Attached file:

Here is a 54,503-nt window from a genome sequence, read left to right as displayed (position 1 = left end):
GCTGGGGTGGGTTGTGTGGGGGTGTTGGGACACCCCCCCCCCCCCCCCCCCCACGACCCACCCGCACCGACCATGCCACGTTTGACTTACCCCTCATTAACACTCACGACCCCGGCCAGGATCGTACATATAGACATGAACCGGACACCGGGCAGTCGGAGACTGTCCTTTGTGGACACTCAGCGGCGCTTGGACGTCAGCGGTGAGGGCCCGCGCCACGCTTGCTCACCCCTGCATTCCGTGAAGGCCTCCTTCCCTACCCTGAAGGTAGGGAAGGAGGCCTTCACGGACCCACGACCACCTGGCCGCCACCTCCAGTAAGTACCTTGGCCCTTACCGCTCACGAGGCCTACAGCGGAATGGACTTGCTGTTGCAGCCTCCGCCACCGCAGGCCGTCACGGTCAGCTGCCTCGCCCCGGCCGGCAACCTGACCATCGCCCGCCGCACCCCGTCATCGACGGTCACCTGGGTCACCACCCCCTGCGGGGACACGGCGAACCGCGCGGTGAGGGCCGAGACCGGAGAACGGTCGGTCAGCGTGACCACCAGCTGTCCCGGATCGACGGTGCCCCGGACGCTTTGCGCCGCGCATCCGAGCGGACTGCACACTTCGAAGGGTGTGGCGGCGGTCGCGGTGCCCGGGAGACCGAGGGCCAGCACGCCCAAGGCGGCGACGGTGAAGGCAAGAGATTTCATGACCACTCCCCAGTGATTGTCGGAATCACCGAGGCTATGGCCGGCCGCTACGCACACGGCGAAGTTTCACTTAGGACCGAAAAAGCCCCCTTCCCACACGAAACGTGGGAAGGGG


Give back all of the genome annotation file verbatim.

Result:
Here is a 54,503-nt window from a genome sequence, read left to right as displayed (position 1 = left end):
GCTGGGGTGGGTTGTGTGGGGGTGTTGGGACACCCCCCCCCCCCCCCCCCCCACGACCCACCCGCACCGACCATGCCACGTTTGACTTACCCCTCATTAACACTCACGACCCCGGCCAGGATCGTACATATAGACATGAACCGGACACCGGGCAGTCGGAGACTGTCCTTTGTGGACACTCAGCGGCGCTTGGACGTCAGCGGTGAGGGCCCGCGCCACGCTTGCTCACCCCTGCATTCCGTGAAGGCCTCCTTCCCTACCCTGAAGGTAGGGAAGGAGGCCTTCACGGACCCACGACCACCTGGCCGCCACCTCCAGTAAGTACCTTGGCCCTTACCGCTCACGAGGCCTACAGCGGAATGGACTTGCTGTTGCAGCCTCCGCCACCGCAGGCCGTCACGGTCAGCTGCCTCGCCCCGGCCGGCAACCTGACCATCGCCCGCCGCACCCCGTCATCGACGGTCACCTGGGTCACCACCCCCTGCGGGGACACGGCGAACCGCGCGGTGAGGGCCGAGACCGGAGAACGGTCGGTCAGCGTGACCACCAGCTGTCCCGGATCGACGGTGCCCCGGACGCTTTGCGCCGCGCATCCGAGCGGACTGCACACTTCGAAGGGTGTGGCGGCGGTCGCGGTGCCCGGGAGACCGAGGGCCAGCACGCCCAAGGCGGCGACGGTGAAGGCAAGAGATTTCATGACCACTCCCCAGTGATTGTCGGAATCACCGAGGCTATGGCCGGCCGCTACGCACACGGCGAAGTTTCACTTAGGACCGAAAAAGCCCCCTTCCCACACGAAACGTGGGAAGGGG